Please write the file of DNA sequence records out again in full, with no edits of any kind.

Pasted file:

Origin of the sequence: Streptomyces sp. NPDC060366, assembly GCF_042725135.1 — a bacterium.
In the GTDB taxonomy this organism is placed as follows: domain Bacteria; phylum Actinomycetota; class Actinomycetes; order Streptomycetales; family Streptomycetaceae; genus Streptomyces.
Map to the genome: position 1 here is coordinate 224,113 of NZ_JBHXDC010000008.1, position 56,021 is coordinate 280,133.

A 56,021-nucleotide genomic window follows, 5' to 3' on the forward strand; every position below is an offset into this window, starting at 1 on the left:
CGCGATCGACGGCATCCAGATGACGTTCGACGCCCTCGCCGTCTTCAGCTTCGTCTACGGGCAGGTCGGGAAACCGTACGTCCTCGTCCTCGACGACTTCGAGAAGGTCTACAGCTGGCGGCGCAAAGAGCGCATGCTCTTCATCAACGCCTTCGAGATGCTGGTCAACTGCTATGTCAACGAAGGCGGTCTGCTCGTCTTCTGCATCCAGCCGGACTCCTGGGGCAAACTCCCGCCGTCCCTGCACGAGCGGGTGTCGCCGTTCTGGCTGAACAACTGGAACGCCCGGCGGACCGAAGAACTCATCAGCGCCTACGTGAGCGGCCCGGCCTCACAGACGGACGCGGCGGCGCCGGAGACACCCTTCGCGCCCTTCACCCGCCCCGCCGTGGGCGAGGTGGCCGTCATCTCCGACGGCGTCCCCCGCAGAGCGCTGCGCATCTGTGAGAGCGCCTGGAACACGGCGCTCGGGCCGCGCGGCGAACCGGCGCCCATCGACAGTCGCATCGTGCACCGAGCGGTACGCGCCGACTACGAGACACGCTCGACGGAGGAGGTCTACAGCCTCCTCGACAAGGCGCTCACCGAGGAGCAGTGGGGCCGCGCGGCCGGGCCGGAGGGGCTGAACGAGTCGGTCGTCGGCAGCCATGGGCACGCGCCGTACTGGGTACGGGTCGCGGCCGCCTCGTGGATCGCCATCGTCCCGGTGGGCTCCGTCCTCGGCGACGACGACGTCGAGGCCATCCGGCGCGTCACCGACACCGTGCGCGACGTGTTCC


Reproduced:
Origin of the sequence: Streptomyces sp. NPDC060366, assembly GCF_042725135.1 — a bacterium.
In the GTDB taxonomy this organism is placed as follows: domain Bacteria; phylum Actinomycetota; class Actinomycetes; order Streptomycetales; family Streptomycetaceae; genus Streptomyces.
Map to the genome: position 1 here is coordinate 224,113 of NZ_JBHXDC010000008.1, position 56,021 is coordinate 280,133.

A 56,021-nucleotide genomic window follows, 5' to 3' on the forward strand; every position below is an offset into this window, starting at 1 on the left:
CGCGATCGACGGCATCCAGATGACGTTCGACGCCCTCGCCGTCTTCAGCTTCGTCTACGGGCAGGTCGGGAAACCGTACGTCCTCGTCCTCGACGACTTCGAGAAGGTCTACAGCTGGCGGCGCAAAGAGCGCATGCTCTTCATCAACGCCTTCGAGATGCTGGTCAACTGCTATGTCAACGAAGGCGGTCTGCTCGTCTTCTGCATCCAGCCGGACTCCTGGGGCAAACTCCCGCCGTCCCTGCACGAGCGGGTGTCGCCGTTCTGGCTGAACAACTGGAACGCCCGGCGGACCGAAGAACTCATCAGCGCCTACGTGAGCGGCCCGGCCTCACAGACGGACGCGGCGGCGCCGGAGACACCCTTCGCGCCCTTCACCCGCCCCGCCGTGGGCGAGGTGGCCGTCATCTCCGACGGCGTCCCCCGCAGAGCGCTGCGCATCTGTGAGAGCGCCTGGAACACGGCGCTCGGGCCGCGCGGCGAACCGGCGCCCATCGACAGTCGCATCGTGCACCGAGCGGTACGCGCCGACTACGAGACACGCTCGACGGAGGAGGTCTACAGCCTCCTCGACAAGGCGCTCACCGAGGAGCAGTGGGGCCGCGCGGCCGGGCCGGAGGGGCTGAACGAGTCGGTCGTCGGCAGCCATGGGCACGCGCCGTACTGGGTACGGGTCGCGGCCGCCTCGTGGATCGCCATCGTCCCGGTGGGCTCCGTCCTCGGCGACGACGACGTCGAGGCCATCCGGCGCGTCACCGACACCGTGCGCGACGTGTTCC